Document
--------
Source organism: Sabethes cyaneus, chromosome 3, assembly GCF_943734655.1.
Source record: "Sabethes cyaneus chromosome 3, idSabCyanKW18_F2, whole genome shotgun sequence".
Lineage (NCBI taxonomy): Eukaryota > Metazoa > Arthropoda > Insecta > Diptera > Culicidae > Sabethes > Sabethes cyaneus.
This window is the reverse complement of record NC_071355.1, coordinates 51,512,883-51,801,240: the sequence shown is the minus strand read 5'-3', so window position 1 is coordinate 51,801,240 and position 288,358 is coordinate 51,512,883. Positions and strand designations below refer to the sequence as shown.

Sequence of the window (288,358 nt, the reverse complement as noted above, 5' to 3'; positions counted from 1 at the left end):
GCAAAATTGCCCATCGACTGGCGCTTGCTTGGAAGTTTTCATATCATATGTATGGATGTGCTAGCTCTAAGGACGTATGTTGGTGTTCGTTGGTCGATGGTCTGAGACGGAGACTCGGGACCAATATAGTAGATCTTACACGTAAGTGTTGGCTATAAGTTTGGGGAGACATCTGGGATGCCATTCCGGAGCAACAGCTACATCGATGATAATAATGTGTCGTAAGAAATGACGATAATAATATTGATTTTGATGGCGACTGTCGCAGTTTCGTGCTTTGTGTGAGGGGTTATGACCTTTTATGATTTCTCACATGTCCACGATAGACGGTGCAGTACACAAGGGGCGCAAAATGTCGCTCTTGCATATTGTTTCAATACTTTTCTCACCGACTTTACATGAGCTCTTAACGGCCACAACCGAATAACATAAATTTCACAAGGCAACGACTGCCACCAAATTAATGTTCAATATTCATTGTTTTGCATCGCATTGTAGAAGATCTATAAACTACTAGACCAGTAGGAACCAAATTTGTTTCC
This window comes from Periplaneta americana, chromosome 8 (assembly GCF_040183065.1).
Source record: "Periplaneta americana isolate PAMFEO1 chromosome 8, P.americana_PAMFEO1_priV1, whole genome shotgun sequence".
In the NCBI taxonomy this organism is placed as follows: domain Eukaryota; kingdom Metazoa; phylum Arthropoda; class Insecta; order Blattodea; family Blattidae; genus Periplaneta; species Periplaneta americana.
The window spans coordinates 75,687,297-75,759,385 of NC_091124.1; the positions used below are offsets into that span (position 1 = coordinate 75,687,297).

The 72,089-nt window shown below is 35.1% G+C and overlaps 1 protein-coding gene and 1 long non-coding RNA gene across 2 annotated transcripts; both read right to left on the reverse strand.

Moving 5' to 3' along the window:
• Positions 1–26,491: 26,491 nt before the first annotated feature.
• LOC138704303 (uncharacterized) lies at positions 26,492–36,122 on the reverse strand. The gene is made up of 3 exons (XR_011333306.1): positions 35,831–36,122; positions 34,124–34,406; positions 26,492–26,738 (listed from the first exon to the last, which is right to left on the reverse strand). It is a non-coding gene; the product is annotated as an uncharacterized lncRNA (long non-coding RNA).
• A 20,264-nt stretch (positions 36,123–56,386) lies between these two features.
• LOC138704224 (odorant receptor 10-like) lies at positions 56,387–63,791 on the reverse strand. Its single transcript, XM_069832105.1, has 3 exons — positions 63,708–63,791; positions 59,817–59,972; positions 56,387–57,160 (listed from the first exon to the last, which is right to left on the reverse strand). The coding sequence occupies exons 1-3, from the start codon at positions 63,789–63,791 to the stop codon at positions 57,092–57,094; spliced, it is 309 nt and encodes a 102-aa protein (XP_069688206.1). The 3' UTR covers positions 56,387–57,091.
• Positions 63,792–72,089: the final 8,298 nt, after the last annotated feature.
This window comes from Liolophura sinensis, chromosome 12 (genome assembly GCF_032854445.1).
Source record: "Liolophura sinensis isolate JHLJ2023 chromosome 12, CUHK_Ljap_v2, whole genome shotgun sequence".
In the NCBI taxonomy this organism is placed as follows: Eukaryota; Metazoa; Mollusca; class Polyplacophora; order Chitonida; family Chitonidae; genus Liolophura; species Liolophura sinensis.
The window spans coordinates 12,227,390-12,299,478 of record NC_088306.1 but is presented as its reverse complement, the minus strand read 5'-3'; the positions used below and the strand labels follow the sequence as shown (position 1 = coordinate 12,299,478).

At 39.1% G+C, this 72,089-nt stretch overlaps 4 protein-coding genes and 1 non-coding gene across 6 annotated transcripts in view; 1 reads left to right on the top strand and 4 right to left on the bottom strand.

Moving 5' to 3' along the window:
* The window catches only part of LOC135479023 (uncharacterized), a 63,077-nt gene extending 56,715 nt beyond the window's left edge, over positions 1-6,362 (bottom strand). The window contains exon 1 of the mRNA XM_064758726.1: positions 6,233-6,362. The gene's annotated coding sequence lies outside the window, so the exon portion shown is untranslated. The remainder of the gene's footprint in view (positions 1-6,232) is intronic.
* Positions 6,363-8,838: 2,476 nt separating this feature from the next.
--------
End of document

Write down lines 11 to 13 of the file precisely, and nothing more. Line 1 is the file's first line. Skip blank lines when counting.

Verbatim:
The 72,089-nt window shown below is 35.1% G+C and overlaps 1 protein-coding gene and 1 long non-coding RNA gene across 2 annotated transcripts; both read right to left on the reverse strand.

Moving 5' to 3' along the window:
• Positions 1–26,491: 26,491 nt before the first annotated feature.